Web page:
Evora is a town with a changeful history. Its foundation goes back to the times of Roman occupation: the Temple of Diana, still admirable nowadays, gives proof of this roman heritage. During the 8th century the Moors conquered the town and held it until 1165 when it was re-conquered for the Portuguese king. With the help of the Knightly Order of Aviz that settled there and erected a strong wall, the town became one of the safest ones in Portugal those days. Accordingly, Evora was declared seat of the Portuguese kings and a rich cultural life developed.
The UNESCO appreciated the entire historical center including the “Praça do Geraldo” (Giraldo square), the Cathedral or the eerily “Capela dos Ossos” (Chapel of Bones) as sites of World Heritage.
Coimbra is the undoubted cultural capital of Portugal and was European Capital of Culture in 2003. This title is based on a multitude of extraordinary monuments.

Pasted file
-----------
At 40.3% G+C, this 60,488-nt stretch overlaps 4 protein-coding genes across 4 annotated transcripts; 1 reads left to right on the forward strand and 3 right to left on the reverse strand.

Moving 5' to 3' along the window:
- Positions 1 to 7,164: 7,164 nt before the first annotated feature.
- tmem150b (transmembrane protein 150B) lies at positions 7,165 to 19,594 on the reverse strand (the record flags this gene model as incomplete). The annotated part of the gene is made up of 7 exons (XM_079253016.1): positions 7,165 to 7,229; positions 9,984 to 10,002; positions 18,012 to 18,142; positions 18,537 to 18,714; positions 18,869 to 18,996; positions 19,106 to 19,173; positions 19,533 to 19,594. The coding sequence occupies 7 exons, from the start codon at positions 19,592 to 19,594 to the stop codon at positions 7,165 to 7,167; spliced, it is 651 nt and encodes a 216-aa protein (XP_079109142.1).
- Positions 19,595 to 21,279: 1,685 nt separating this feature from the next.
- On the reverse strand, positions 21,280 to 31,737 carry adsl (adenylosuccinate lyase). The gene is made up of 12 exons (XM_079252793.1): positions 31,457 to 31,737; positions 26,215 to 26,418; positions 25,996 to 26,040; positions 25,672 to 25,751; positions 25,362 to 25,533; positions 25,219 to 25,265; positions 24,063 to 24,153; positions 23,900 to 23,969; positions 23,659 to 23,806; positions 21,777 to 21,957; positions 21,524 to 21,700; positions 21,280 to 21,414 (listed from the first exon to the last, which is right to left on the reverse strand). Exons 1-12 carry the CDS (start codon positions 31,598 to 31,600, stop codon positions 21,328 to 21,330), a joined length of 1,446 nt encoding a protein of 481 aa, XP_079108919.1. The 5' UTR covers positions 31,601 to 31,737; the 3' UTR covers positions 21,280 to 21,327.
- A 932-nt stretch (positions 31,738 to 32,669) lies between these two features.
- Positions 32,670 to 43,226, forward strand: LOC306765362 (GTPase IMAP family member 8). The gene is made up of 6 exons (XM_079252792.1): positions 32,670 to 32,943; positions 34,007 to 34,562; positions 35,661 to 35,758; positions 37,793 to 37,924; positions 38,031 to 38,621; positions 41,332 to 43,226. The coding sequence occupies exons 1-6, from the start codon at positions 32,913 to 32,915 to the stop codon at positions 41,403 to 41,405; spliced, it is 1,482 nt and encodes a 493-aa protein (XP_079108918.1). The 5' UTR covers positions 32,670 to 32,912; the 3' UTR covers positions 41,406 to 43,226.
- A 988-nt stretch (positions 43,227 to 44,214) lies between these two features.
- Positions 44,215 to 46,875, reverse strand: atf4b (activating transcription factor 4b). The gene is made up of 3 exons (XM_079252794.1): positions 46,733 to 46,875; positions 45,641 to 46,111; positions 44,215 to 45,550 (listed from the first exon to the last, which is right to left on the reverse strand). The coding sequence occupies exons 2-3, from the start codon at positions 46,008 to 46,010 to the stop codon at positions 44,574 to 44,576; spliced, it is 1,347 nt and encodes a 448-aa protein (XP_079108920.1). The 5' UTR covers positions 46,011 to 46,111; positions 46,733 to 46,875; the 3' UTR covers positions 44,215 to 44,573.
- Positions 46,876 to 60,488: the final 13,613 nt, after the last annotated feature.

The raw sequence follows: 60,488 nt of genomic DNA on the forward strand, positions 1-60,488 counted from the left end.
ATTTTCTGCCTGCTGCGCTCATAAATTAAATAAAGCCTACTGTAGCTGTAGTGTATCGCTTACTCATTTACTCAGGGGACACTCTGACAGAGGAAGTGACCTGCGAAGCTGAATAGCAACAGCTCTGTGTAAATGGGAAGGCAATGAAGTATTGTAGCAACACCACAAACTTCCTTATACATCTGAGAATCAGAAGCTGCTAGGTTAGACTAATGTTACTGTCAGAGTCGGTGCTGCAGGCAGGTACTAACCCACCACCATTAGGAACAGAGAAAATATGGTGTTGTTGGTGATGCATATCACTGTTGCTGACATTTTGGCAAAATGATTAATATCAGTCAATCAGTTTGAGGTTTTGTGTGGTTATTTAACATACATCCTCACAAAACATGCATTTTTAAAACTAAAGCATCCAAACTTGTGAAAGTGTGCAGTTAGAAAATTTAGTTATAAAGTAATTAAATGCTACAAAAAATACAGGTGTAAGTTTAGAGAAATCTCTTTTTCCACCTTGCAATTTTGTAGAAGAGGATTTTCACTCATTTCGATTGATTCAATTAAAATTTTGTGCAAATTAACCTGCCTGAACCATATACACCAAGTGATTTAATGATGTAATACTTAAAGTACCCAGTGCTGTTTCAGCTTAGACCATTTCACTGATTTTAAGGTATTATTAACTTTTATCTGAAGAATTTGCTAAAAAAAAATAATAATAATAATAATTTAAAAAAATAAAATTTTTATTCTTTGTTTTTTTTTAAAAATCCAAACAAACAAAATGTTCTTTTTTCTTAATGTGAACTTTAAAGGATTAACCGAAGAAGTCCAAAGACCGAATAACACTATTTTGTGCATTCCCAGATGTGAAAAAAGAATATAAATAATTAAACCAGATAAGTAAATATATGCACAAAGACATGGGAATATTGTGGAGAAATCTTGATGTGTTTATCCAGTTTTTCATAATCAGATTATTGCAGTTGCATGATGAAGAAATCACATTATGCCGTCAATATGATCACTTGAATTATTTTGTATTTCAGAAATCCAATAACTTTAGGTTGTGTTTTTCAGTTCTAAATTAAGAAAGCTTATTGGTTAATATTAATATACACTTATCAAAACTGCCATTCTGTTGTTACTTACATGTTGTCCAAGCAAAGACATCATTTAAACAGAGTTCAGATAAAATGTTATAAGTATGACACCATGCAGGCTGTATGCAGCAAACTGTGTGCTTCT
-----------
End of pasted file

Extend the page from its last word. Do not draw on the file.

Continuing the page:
In the year 1290, King Dinis founded the University of Portugal which makes it one of the oldest educational institutions in Europe. It is located on the highest point of the Upper Old Town and offers a breathtaking view across the city. It is home to the Joanina Library with around 300.000 precious books. The beautiful Capela de São Miguel (Chapel of Saint Michael) with its magnificent organ can be found on the territory of the University as well.
Wherever you go in Coimbra, your steps will be accompanied by historic and modern monuments. If it is the Sé Velha, the old cathedral with its Gothic altarpiece, the Sé Nova, the new cathedral in its beautiful Baroque style or the extraordinary, futuristic bridge Ponte Rainha Santa Isabel, you will be overwhelmed by the abundance of landmarks in Coimbra.
This little walled town in the north is the cradle of one of Portugal’s most typical souvenirs: o galo de Barcelos (the rooster of Barcelos). Legend says that an innocent man was accused of burglary and condemned to death. As a proof of his innocence he said a dead rooster would crow three times during his execution. And indeed, the rooster crowed and gave proof of the man’s innocence. Today the animal is a symbol for Portugal and can be found, mainly in ceramics, everywhere around the country.
Barcelos has a lot more to offer: a walk along the old town wall with a dungeon from medieval times is worthwhile, as well as a visit to the Archeological Museum, the Matriz church and the Jewish quarter.